~ If I decide to narrate the events of the recent war in Swat – and the Taliban were BEYOND brutal, mind you; it won’t be exaggeration at all – I BET you Pashtuns will get angry that “Pashtuns don’t do this!” or those who support the Taliban still (if any at all) will say, “She exaggerated; the Taliban aren’t THIS bad.”

~ If I describe what the Pakistani army did to our women – including elderly women – in Swat and base it ENTIRELY on the circumstances that flooded on my relatives and other people I know/knew, the Pakistan-lovers (whether Pashtuns or not) and many Muslims in general will say, “OMG! How DARE she! Pakistanis are MUSLIMS, and Islam doesn't ALLOW for that! They RESPECT women! The army was in Swat to HELP Pukhtuns, not to humiliate their women! Eff this author; she doesn’t know what she’s talking about. She just wants to give a bad name to Muslims and Pakistanis!”

And my response will be: “Say that to the Pukhtuns whose families have been demoralized by the PK army.”

And the readers will say, “But not ALL of the soldiers were bad! Only SOME!”

And I’ll say, “I didn’t say ALL of the soldiers were bad; I only showed the reality that there were disrespectful soldiers with no sense of humanity, pretty much just as bad as the Taliban.”

Yet, when we go around bashing American soldiers for what they’re doing in Iraq and Afghanistan, we get all happy and say, “YES! They’re HORRIBLE people! Kill them all!” Do we not realize that there actually DO exist some who are decent humans, who REALLY care about humanity?

~ If, in my novel, I included a Punjabi character who had no respect for, say, his mother, I BET you none of us here will stand up and say, “Hey, that’s not true! Some Punjabis DO respect their mothers, okay? In fact, they respect them so much that they’re willing to divorce their wives if their mothers say so!”

It might not cross the readers’ minds that I have NO attempt of allowing this character to be the representative of all Punjabis.

Friday, March 19, 2010

On Writing a Novel & Telling a Story

So, there's this  discussion going on on PF, and I thought I should share in here what my last post there says. (The discussion is on The Kite Runner and its portrayal of Pashtuns.)

It is commonly known that the average reader will take each character as a *representative* of an entire group of people – a race, possibly; a people belonging to one same faith, maybe – and so when the author is writing, she/he should be careful. But what about when they’re telling the story of a particular people? Should authors still be careful? Sure. Are they obligated to? Not at all.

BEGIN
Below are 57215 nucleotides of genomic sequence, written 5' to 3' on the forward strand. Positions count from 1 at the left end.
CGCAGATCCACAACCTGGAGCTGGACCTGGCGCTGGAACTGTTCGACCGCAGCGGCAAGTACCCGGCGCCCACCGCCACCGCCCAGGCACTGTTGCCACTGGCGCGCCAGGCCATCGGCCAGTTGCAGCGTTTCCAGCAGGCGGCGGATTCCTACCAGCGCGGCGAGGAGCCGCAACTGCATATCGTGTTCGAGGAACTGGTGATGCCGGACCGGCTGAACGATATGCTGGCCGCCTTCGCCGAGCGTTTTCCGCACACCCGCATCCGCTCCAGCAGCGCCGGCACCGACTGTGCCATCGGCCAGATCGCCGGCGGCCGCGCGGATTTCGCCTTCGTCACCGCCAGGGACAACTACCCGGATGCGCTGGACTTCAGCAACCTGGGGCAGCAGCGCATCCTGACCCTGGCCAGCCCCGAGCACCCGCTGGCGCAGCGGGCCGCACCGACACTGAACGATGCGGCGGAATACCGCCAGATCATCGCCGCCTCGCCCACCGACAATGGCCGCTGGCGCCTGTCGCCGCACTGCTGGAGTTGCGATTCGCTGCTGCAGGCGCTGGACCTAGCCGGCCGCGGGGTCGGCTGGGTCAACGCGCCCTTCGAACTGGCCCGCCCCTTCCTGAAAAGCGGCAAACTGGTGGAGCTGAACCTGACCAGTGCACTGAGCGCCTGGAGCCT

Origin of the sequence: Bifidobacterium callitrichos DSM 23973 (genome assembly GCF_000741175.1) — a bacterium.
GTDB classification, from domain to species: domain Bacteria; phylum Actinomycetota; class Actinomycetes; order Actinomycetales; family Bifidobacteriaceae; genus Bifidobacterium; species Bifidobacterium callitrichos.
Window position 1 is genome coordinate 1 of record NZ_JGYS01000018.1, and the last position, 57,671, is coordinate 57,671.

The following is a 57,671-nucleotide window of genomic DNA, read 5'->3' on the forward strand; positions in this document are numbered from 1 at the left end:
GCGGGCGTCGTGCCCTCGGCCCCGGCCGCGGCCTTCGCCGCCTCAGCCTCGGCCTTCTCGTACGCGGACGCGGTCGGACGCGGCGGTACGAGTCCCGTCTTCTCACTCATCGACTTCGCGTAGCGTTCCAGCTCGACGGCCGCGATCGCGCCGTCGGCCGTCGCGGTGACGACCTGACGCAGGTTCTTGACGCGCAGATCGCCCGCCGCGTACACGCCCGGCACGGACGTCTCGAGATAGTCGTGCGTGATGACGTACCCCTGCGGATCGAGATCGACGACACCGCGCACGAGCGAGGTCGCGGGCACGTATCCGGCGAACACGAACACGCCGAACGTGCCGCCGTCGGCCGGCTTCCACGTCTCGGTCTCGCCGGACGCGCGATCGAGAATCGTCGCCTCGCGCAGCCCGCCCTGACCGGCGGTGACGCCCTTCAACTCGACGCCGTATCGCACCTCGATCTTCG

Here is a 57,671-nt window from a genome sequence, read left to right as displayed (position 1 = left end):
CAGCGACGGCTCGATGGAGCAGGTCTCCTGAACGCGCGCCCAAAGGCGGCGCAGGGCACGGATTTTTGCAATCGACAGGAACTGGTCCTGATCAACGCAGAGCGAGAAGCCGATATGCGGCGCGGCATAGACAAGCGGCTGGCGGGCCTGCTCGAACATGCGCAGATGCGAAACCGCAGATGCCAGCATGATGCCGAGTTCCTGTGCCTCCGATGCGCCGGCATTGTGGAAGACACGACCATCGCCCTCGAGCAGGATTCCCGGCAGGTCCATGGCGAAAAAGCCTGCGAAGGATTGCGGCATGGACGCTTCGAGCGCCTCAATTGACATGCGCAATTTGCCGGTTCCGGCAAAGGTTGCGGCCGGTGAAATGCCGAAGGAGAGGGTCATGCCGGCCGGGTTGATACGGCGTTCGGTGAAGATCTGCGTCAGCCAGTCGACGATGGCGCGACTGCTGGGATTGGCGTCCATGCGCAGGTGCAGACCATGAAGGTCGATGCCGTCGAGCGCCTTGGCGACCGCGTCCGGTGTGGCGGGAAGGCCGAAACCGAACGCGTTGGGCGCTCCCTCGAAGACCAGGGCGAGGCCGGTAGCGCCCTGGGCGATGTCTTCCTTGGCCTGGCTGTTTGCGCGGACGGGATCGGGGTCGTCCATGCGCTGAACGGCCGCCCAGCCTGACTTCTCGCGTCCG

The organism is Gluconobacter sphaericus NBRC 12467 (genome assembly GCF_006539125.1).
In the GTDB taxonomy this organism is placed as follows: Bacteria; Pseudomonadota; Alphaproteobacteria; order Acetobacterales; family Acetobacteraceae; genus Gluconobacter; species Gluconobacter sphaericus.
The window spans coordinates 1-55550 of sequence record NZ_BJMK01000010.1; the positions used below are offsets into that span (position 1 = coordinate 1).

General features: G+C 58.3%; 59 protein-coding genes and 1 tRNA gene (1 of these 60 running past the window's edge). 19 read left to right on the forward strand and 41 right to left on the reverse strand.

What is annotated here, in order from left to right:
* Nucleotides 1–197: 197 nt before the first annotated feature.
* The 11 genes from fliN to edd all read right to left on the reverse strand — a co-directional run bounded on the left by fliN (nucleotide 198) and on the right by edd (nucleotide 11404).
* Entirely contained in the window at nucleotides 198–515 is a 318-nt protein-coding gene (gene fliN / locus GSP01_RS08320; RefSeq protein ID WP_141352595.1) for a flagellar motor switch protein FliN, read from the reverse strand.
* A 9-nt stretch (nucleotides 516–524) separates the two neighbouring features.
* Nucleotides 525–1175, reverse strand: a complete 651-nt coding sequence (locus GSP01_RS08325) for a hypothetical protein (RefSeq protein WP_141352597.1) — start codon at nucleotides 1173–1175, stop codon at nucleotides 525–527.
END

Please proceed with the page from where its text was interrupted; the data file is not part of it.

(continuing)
You see, there are ways to be careful when you’re telling a story. For instance, you could make your focal character whoever you want, but try to make sure that you have another character of *the same race and/or creed* so that your readers don’t end up making generalizations about your characters, so that your readers don’t go, “Ohhh! Since Character A, the main character, was an Egyptian and he disrespected his wife, all Egyptian men must be like that.” Or “Ohhh! Since Character A was Muslim and he was an alcoholic EVEN THOUGH he prayed 5 times a day, all Muslims are hypocrites.”

What you can do (I won’t say “should”) is, construct your story in a way that you will have more than one character who belong to the same race/belief system. So, you have this one Egyptian character who’s Muslim, give another Egyptian Muslim who’s not a hypocrite; give a Muslim of another background who’s also an alcoholic; give a non-Muslim who’s also an alcoholic (or a hypocrite in other ways).

BUT! Doing that will mean stuffing your stories with so many characters that your readers can’t keep up with it and constantly have to go back to remember who’s who. But why feel obligated to have that many characters just because you’re afraid of the response you will receive from people? What if your novel is based on a true story (or true stories) and you want to tell only that, while embellishing it with some fictitious characters, thoughts, scenarios, etc. Remember: This is *your* novel; no one else gets a say in it.

Anyway, so, you could also make sure that you tell your story in such a way that the reader will never be able to make any assumptions about you, the story teller. Give only one character of each faith/race, as you wish, but don’t make any judgments yourself; don’t allow your characters to make judgment – no, wait, that’s inevitable; you have to do that … but you can do it by having one character say A and another character saying – A. Your doing this won’t expose your judgmental side to your reader.

But again! Why do you have to do that? Why is it that you feel like you have to provide a “perfectly accurate representation” of the races and religions of all the characters you include in your book? Sure, it’s great for English assignments when your readers have to read your book for a class and then write some analysis paper on it.
For instance, if one of your character rapes another character of the same gender in your story, why does the whole world have to assume that all of the people who belong the race of the former are like that?

I will post more later. Can't at the moment.

Tuesday, March 16, 2010

On Divorce Rates in the West and the East